The cured ceramic product according to the present invention, when inserted into a body, has a resorption rate that is less or equal to that of the bone in-growth rate. More than 60 weight-% of the material is dissolved within 3 years, preferably more than 50 weight-% within 2 years, and more preferably more than 40 weight-% within 12 months.
The term “bioelement” as used herein, means all types of ceramic or coated objects intended for insertion into a body, such as medical implants including carrier material for drug delivery, and particularly orthopaedic implants. The ceramic precursor composition according to the invention, mixed with a curing liquid, may also be inserted as a slurry, paste or putty, which after curing, forms said biolement.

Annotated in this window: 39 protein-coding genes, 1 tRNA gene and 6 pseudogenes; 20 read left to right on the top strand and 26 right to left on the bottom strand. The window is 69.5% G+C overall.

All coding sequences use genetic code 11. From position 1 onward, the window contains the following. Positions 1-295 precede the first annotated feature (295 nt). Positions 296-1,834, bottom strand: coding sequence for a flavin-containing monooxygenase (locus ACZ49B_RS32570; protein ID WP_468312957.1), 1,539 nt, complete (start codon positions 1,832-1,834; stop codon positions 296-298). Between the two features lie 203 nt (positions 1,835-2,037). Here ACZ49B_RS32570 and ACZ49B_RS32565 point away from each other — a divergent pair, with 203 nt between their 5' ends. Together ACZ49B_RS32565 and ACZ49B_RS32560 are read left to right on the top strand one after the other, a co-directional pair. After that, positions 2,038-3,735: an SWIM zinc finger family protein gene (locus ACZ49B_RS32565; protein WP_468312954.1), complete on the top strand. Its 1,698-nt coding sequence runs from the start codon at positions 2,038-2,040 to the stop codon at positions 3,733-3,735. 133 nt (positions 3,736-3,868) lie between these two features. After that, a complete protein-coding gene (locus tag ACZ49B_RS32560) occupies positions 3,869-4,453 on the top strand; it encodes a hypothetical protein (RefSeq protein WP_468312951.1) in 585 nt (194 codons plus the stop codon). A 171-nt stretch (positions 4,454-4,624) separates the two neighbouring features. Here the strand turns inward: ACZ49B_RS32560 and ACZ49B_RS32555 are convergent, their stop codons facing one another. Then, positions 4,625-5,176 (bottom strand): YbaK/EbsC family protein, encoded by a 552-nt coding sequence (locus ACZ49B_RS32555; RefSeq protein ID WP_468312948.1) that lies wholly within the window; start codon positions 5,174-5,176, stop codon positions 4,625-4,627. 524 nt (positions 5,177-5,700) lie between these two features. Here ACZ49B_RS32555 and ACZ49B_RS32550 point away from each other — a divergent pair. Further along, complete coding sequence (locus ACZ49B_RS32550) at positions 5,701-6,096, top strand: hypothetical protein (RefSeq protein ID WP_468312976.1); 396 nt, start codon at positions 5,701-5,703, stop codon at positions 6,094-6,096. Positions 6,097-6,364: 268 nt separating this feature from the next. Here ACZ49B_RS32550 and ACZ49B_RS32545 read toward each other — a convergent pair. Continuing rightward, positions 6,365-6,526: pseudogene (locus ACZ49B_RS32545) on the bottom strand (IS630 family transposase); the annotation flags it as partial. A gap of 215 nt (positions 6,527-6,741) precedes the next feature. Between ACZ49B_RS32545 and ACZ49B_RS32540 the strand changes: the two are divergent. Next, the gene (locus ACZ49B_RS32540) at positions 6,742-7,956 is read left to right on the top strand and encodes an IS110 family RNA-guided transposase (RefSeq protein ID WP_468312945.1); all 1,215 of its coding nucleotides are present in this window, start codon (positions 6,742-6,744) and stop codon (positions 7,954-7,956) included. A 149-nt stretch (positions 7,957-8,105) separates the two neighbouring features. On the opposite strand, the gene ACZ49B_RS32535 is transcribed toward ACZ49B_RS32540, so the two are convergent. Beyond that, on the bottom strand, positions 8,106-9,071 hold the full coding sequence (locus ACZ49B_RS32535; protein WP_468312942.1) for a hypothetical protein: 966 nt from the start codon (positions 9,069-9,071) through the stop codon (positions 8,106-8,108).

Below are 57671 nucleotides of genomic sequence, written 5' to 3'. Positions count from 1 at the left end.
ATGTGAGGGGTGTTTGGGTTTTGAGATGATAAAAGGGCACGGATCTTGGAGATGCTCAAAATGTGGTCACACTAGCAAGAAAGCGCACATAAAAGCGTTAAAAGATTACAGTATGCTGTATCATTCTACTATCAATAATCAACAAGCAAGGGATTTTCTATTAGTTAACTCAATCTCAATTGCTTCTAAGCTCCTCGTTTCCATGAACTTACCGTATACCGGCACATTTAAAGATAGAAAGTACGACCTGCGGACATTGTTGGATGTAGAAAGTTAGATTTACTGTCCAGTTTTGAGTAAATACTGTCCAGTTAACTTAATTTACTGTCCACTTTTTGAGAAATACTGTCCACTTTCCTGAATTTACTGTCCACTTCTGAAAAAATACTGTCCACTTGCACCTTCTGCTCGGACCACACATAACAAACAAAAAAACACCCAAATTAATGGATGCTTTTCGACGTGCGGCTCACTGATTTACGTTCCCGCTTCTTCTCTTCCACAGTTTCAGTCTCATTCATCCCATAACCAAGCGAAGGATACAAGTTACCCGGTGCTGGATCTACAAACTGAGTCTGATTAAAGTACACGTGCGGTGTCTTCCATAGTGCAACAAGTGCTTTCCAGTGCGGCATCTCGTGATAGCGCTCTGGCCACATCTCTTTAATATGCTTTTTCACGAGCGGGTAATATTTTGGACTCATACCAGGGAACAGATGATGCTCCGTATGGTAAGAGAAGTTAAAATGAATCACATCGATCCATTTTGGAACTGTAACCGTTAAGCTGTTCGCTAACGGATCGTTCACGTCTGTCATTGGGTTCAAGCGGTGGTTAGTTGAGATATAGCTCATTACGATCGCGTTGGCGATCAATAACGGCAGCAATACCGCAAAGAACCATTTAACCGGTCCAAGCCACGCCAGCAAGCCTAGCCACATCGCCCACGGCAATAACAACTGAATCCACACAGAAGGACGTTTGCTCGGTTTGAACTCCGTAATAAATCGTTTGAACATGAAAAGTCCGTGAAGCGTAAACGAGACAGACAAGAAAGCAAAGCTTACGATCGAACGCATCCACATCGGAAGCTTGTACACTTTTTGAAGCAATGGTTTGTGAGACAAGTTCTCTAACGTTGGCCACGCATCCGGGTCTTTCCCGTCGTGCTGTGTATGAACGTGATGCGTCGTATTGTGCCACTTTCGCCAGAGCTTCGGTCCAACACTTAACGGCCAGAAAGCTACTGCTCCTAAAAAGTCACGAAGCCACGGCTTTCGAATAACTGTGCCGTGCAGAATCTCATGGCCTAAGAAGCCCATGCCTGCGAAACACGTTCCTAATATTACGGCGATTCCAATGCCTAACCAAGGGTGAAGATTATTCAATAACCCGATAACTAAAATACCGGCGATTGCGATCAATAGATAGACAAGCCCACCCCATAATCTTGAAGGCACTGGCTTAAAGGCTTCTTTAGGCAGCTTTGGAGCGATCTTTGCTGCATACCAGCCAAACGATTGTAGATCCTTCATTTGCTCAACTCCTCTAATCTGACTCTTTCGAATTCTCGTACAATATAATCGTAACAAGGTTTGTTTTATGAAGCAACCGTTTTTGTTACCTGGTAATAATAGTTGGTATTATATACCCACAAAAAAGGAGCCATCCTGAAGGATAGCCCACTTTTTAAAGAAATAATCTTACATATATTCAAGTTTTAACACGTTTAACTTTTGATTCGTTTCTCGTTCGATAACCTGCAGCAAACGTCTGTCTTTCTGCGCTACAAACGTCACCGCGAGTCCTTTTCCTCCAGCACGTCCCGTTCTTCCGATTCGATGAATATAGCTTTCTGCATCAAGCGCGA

An animal model was used to study the resorption rate for bone cement formulations containing calcium silicate as main binding phase(s).
Description of Raw Materials
The raw materials used were: tricalciumsilicate(C3S), dicalciumsilicate(C2S), monocalciumsilicate (CS) (Nycominerals), mono-calcium aluminate (CA), calcium-sulphate-semi-hydrate (Merck), tricalciumphosphate (Merck), dicalciumphosphate (Merck), apatite (Merck) and Norian (Syntes Stratec). The C3S, C2S and CA powders were synthesised in-house.
Description of Materials
A number of different powder formulations, that were prepared from the raw materials as mentioned above, are presented in Table 1:1.